Good news yesterday with Auckland Council announcing they would extend Lime’s e-scooter trial till the end of March – it had been due to expire this coming Monday. Along with the extension, Lime will also be implementing some changes, such as having roving ambassadors and more education about the use of them.
The Lime e-scooter concession for Auckland has been extended until the end of March.
In considering the extension, the council had considered its ambitions to be a smart technology city, reduced car dependence and environmental outcomes, as well as safety concerns, Auckland Council chief operating officer Dean Kimpton said.
“We’ve taken [safety concerns] into account when we’ve thought about the extension to the trial so the sort of things … we will work closely with Lime on will be around ambassadors, roaming ambassadors providing education, information, reminding people of safety, pop-up tents and locations where we can inform people.
“We will look at how we can better manage speed – what are the options, the technology options. We will reflect on – with Lime – how we extend that trial and what conditions might be put in place around additional Lime scooters in other parts of Auckland because there is a demand for that.”
“It’s been fascinating, the significant uptake of e-scooters, and this is not just in response to Lime, it’s also in response to people’s interest in different modes in transport. We’ve seen e-scooter growth through private ownership as well,” he said.
It’s good to see the council and Auckland Transport being open to new ideas as we’re seeing the opposite occurring in many international cities. As Patrick recently wrote, there is a transport revolution underway and it’s not driverless cars or even electric cars but small, electric powered mobility devices like e-bikes and e-scooters.
Lime is certainly changing how many people get around and in their year-end report noted that there had been 105,000 riders since just mid-October.
This was backed up at the press conference yesterday by Lime’s representative who said that Auckland has been one of the best markets for them with one of the highest numbers of rides per fleet size.
All of this isn’t to say we should be cheerleaders for the company. Personally I think they’re for many trips they’re simply too expensive, especially if your trip could just as easily be made by PT, although perhaps it’s not too bad if you are comparing it with the cost of a taxi. It’s not always possible to find one charged where you want one. I also suspect the charging model, paying by the minute, helps encourage some of the more dangerous behaviour as being held up by lights or pedestrians translates to a monetary cost so they get ridden faster and/or more aggressively – the one time I have used them, half of my 10-minute journey was spent waiting frustratingly at traffic lights. I think having some competition in this space could help with some of these issues but Onzo is still yet to launch and Bird is rumoured not to be doing so anymore.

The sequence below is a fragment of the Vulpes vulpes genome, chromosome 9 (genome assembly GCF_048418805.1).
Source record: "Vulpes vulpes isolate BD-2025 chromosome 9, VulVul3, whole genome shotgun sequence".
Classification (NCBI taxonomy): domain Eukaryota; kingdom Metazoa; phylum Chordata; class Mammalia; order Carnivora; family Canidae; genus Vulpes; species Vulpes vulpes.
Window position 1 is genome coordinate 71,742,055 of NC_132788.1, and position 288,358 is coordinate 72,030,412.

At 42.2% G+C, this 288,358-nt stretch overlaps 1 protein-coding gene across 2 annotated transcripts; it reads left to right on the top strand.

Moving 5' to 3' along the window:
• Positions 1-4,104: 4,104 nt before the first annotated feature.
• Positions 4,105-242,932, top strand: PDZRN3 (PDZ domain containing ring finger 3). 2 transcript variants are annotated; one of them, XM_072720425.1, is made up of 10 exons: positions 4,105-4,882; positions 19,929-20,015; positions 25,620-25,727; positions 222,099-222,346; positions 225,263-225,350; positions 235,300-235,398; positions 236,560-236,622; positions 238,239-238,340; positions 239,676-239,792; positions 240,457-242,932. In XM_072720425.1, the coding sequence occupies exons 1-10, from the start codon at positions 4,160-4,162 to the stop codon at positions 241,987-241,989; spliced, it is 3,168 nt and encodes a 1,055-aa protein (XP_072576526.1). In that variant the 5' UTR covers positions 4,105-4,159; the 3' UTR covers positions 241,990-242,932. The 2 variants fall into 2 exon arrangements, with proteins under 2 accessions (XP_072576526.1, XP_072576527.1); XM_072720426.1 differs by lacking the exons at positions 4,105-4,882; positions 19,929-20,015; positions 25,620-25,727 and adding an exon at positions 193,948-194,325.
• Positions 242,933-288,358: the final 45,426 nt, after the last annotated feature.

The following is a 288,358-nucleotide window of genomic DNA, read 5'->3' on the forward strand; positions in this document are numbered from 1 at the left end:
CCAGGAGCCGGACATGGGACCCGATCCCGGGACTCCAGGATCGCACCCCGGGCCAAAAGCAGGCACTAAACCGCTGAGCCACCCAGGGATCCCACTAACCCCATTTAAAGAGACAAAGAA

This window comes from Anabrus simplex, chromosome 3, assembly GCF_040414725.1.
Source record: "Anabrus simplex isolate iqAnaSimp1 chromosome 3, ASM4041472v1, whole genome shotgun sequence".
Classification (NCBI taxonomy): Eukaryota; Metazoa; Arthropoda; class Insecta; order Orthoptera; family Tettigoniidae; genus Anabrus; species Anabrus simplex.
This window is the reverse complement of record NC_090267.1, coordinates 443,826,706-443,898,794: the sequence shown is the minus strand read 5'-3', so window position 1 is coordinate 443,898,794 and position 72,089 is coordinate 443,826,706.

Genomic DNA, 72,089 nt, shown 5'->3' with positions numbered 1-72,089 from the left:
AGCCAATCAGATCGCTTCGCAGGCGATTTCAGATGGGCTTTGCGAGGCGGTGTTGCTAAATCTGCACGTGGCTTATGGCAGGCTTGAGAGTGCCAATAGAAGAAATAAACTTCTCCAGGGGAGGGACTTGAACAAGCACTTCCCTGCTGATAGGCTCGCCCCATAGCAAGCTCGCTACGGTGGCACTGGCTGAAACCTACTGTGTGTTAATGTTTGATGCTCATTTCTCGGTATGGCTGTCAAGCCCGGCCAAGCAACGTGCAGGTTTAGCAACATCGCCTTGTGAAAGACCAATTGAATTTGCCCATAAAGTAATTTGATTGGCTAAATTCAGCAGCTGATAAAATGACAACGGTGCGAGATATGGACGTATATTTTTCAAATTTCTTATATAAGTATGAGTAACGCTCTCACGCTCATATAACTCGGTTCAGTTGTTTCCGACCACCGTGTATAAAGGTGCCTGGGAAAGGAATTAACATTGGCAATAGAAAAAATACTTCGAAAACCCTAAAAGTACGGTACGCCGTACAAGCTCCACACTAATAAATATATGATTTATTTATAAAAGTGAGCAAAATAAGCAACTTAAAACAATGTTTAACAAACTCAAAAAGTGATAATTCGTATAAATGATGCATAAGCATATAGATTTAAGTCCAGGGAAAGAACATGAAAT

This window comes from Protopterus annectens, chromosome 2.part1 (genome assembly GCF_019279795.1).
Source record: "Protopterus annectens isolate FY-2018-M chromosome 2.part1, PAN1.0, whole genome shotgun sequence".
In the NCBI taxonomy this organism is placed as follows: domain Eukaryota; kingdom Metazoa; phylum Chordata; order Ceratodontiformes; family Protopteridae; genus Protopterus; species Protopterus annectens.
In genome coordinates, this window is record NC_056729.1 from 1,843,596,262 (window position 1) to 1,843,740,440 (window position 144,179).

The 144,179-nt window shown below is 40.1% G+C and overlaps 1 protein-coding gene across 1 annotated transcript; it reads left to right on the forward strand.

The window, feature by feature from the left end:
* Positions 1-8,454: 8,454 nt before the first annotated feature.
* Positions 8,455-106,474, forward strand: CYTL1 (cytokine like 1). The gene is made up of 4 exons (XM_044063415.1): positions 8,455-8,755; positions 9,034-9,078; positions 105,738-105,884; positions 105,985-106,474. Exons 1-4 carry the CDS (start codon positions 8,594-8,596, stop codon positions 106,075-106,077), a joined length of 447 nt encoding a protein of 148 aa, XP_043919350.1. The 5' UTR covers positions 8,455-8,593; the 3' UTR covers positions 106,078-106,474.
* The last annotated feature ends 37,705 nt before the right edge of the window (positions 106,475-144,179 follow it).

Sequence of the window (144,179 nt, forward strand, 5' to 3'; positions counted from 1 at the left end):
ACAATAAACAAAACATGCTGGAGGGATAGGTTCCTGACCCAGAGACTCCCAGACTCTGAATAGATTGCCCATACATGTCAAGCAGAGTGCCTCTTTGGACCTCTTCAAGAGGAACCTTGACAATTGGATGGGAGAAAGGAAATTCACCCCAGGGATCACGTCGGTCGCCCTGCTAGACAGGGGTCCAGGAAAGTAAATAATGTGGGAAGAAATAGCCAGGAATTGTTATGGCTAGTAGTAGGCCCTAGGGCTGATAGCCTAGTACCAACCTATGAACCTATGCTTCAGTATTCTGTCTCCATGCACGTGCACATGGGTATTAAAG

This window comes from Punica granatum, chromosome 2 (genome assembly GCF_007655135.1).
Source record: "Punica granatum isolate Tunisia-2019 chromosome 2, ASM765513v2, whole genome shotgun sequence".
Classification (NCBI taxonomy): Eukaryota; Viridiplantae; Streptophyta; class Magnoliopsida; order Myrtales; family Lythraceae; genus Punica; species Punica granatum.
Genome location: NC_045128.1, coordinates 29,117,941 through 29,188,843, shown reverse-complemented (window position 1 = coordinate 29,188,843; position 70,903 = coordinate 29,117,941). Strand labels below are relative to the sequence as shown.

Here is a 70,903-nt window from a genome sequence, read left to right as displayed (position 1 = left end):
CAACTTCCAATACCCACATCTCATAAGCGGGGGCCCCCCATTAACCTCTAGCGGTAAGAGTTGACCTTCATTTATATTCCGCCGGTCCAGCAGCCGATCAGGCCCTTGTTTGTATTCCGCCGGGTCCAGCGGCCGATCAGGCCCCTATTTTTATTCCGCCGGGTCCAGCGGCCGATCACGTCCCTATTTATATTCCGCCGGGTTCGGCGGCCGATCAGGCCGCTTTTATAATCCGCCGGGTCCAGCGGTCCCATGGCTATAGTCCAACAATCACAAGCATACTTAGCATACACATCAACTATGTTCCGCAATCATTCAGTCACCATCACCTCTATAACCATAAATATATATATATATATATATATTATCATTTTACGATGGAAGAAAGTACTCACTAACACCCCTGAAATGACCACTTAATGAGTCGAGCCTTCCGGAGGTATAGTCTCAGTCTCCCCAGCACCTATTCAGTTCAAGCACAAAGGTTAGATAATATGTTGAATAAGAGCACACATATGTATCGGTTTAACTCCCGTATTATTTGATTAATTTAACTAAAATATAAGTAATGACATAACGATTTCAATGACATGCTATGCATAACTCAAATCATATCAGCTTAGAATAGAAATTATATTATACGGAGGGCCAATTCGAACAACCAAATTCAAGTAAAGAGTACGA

While on the subject of Lime, they rolled out in Dunedin yesterday with the mayor making this comical statement. He is aware there are students in the town isn’t he?
— Newshub (@NewshubNZ) January 9, 2019
Of course, it took less than a day for it to be done
— Newshub Breaking (@NewshubBreaking) January 10, 2019
Back in Auckland, one of the issues we’ve had is some news organisations have taken it upon themselves to sensationaliae e-scooters and attempt to portray them in a negative light any time they can. The Herald have been one of the worst at it and this was also highlighted yesterday with this article. The original headline can still be seen in the tweet where they imply a lime scooter was responsible for a coma when in reality it was an unrelated heart attack.
Kiwi football legend Wynton Rufer out of coma after Lime Scooter accident https://t.co/xBgzGgF5F6
— nzherald (@nzherald) January 10, 2019
It would be interesting to compare the number of articles written about lime scooters with the number written about nearly the 400 deaths and 10,000 serious injuries annually on our roads.